Many students on college campuses here in Philadelphia and across the country reacted to Donald Trump’s election with protests, candlelight vigils and creating “safe spaces” to process what some thought were surprising results.
But these reponses are mystifying to many Republican students who are in a more celebratory mood.
“I think the tone on campus is gloomy,” said Austin Severns, a senior at Temple University. “There’s a lot of protests. People seem visually upset about the results of the election.”
But not his friends in the College Republicans club. The group commemorated the election results with a cake decorated with a message in red icing: “Hillary is not president.”
“We were very happy about the results,” said Severns who is the club’s president.
But why didn’t the cake say “Donald Trump is president?” Apparently, not every club member was happy with their party’s candidate, but they could all agree that a Clinton defeat was a cause worth celebrating.
Severns falls into that camp and said he has not felt uncomfortable being a Republican on a largely liberal campus where roughly 2,000 protesters chanted “enough is enough” two days after Trump’s victory.
“I think it’s a natural and a responsible reaction to the democratic process,” Severns said.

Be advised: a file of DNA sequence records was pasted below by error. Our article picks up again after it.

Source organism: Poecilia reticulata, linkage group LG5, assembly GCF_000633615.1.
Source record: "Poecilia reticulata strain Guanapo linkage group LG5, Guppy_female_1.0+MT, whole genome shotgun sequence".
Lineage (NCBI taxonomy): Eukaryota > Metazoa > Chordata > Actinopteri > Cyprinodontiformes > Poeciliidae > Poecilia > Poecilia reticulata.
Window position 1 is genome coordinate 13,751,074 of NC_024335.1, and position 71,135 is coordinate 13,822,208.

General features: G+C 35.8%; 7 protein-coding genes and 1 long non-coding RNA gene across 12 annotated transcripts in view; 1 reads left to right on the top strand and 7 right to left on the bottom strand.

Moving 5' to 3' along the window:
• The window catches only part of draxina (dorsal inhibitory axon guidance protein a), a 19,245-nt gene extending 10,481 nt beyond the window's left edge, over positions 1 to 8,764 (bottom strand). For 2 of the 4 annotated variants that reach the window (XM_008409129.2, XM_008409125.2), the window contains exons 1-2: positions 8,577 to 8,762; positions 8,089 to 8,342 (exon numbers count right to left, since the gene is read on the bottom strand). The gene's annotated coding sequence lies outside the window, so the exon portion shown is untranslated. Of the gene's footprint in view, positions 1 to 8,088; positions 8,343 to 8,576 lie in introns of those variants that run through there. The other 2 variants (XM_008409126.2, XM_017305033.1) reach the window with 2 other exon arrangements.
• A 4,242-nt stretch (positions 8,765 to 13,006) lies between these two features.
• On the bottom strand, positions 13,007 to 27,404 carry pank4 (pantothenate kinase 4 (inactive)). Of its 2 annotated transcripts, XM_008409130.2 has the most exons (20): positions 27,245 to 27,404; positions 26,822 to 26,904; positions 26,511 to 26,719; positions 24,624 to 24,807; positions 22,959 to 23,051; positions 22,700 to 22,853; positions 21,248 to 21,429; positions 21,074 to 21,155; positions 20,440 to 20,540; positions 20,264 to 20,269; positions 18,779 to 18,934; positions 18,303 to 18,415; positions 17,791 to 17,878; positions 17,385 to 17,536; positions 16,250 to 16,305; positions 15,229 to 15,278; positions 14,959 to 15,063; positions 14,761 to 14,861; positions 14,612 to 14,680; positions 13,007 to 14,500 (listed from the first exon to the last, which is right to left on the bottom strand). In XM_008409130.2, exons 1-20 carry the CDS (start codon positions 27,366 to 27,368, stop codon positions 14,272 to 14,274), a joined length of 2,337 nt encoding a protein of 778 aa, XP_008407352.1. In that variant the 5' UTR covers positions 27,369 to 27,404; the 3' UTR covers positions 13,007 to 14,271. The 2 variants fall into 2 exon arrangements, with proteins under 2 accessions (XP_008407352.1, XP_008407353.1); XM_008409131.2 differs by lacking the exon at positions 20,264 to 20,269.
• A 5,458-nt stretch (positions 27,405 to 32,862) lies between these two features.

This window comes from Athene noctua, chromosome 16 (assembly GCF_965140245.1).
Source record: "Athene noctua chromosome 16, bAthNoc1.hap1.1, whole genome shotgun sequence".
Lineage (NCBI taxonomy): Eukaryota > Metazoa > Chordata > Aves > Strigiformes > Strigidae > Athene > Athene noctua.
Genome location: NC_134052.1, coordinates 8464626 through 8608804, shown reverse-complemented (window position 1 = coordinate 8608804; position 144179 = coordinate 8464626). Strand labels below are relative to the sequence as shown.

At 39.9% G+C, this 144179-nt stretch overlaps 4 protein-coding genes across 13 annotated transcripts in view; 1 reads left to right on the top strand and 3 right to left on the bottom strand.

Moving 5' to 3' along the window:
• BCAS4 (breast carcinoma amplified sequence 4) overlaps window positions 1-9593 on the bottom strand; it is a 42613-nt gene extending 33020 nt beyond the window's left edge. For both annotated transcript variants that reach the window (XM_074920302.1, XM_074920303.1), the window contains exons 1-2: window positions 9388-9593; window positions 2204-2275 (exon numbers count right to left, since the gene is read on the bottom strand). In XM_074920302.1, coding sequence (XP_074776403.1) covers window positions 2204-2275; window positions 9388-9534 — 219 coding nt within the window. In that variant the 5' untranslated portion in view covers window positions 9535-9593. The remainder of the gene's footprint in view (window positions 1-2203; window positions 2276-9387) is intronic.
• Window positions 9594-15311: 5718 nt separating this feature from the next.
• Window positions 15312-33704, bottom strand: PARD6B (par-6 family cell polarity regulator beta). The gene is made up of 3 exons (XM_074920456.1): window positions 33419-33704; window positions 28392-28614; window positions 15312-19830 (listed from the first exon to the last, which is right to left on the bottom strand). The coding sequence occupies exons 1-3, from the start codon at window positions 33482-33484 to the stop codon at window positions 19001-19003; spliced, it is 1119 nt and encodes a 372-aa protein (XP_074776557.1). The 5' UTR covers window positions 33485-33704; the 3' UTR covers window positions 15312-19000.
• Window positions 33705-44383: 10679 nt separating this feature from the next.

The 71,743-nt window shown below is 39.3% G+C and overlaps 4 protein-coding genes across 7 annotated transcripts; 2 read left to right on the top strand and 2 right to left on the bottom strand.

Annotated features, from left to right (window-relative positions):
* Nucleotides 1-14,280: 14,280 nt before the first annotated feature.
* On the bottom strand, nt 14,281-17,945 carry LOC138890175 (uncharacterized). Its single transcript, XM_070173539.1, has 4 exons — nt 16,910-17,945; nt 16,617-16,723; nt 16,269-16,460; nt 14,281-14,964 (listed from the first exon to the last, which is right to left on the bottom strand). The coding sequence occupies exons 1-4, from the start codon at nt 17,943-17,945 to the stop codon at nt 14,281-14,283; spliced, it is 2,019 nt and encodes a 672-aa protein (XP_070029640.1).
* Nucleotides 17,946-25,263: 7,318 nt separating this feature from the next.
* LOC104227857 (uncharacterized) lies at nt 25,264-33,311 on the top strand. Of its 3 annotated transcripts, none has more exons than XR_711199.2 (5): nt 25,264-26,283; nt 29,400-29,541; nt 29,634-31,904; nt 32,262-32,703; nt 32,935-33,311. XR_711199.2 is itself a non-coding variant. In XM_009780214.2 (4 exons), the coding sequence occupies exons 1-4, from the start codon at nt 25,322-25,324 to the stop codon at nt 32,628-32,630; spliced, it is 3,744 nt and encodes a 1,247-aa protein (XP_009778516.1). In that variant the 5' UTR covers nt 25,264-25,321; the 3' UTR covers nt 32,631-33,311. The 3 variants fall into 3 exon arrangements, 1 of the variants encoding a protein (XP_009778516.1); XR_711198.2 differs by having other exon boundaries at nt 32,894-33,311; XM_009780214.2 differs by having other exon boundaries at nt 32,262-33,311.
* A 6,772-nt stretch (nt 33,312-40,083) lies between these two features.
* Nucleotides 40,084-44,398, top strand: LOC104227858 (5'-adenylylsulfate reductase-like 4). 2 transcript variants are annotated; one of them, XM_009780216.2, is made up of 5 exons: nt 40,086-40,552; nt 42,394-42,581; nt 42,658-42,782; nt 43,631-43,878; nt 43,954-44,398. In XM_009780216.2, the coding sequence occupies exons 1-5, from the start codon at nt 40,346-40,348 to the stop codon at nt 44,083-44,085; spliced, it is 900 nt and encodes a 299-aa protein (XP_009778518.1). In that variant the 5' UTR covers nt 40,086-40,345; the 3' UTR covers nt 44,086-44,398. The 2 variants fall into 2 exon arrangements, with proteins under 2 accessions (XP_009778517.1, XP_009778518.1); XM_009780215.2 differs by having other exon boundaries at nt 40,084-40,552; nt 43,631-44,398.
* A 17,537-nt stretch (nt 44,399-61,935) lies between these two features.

Those who did back Trump say they feel insulted by posts on social media calling his voters racist, mysoginistic and homophobic. And they think students who are grieving the election results with vigils and safe spaces are over-reacting.
“This is life and somebody got elected who you didn’t want,” said Paige Gianfortune, a junior at Temple and secretary of the College Repulicans. “It’s four years. Thankfully, we live in a country where there’s checks and balances.”
But while they struggle to understand the reactions of their liberal classmates, the conservative students WHYY/NewsWorks spoke to say they have not experienced much harassment on campus.
Sean McVan, a senior at West Chester University, said on Election Day, he was approached by another student who asked him about the t-shirt he was wearing, which had an American flag and the name of McVan’s fraternity on it.
“Then he proceeded to go over to someone in the corner and say, ‘I thought it was a Trump shirt. If it was, I would have thrown hot coffee on him,'” McVan said. “That was the most I ever had to deal with with someone being pissed off about Donald Trump.”
Still, the incident bothered him.
“I wasn’t even wearing a Donald Trump shirt, but it was just kind of shocking to me that people would ever cause violence or anything like that on other people just because of a political view,” he said.
Matthew Freney, a sophomore at St. Joseph’s University, said he wore his red “Make America Great Again” hat every day the week of the election — just to see what kind of reactions he’d get.
“There was a man from the neighborhood who was jogging through and he stopped me and said, ‘I know you’re happy about the other night,'” said Freney. “I’m like, ‘Oh, yeah, of course, I was incredibly happy.’ He’s like, ‘Yeah, let’s see what we can do. We should really give him a chance.'”
Freney thinks there are more people like the jogger who feel the same way.
“I think there’s been an unspoken majority of people ready to move on and see what happens,” he said.